What’s Connected: 2 Portable Programs to Examine USB Devices

I recently suffered my first and only BSoD (Blue Screen of Death) in Windows 8.1. The cause of BSoDs can be a real pain to track down but will often be related to a recent event, something you’ve recently installed, uninstalled, changed, connected, or disconnected.

With this is mind, I thought back over the most recent activity on this machine and remembered transferring files across to a USB flash drive provided by my daughter. What’s more, I recalled a hiccup during the driver installation which I had dismissed at the time.

I’ve always got the latest version of NirLauncher on hand, a collection of all the terrific portable tools from Nir Sofer, which includes a little utility called USBDeview… perfect for checking out installed USB devices.

USBDeview – Download & Usage

As with all Nir Sofer offerings, USBDeview is small, portable, and free. USBDeview is available in separate 32-bit and 64-bit versions. The 64-bit version consists of a tiny 106KB zip download, simply extract the contents of the folder and run the executable:

USBDeview is a small utility that lists all USB devices that currently connected to your computer, as well as all USB devices that you previously used.
For each USB device, extended information is displayed: Device name/description, device type, serial number (for mass storage devices), the date/time that device was added, VendorID, ProductID, and more…
USBDeview also allows you to uninstall USB devices that you previously used, disconnect USB devices that are currently connected to your computer, as well as to disable and enable USB devices.

USBDeview not only displays information for currently connected USB devices (as indicated in green), it also lists every USB device that has ever been connected. Using this software, it was very easy to identify the entry for my daughter’s flash drive and then uninstall the associated driver via an extensive right click menu:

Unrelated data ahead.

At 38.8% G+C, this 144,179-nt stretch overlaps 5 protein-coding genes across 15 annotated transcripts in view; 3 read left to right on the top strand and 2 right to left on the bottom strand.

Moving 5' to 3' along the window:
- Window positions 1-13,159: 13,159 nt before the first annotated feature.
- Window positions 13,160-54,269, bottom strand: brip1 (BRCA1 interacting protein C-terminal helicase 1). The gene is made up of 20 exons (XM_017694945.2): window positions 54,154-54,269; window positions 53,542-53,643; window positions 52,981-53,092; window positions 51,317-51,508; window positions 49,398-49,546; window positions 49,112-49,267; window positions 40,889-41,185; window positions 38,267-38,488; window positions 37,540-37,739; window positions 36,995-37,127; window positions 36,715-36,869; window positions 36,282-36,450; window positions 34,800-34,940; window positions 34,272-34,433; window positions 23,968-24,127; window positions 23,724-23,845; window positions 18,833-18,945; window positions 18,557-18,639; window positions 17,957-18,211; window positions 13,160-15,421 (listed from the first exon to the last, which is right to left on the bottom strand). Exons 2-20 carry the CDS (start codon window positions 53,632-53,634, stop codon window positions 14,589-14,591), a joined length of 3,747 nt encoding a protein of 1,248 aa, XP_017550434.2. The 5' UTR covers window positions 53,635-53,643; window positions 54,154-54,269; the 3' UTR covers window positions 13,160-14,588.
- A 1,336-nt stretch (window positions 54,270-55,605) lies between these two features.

Did this fix the BSoD? Yep, sure did!

  • View more information regarding USBDeview and download direct from the developer here: USBDeview Home Page

USBTreeView – Detailed Information for Connected USB Devices

USBTreeView is a similar yet entirely different animal. Unlike USBDeview, this utility does not include any USB device history, only information pertaining to USB system hardware and currently connected devices. However, where USBTreeView shines is in the sheer volume of expanded information it provides.

USBTreeView – Left side of interface
USBTreeView – Details pane

USBTreeView is also free and portable with a small download consisting of a 217KB zip folder. Again, simply extract the contents of the folder and run the appropriate executable (includes separate executables for both 32-bit and 64-bit systems).

  • View more information re USBTreeView and download direct from the developer here: USBTreeView Home Page

Bottom Line

Both these little applications can be most useful. USBDeview is more attuned toward historical information and diagnostics, whereas USBTreeView is designed more along the lines of a comprehensive system information tool.


1 thought on “What’s Connected: 2 Portable Programs to Examine USB Devices”

  1. Robert Taylor


    After the blue screen was it a simple matter of rebooting or worse?


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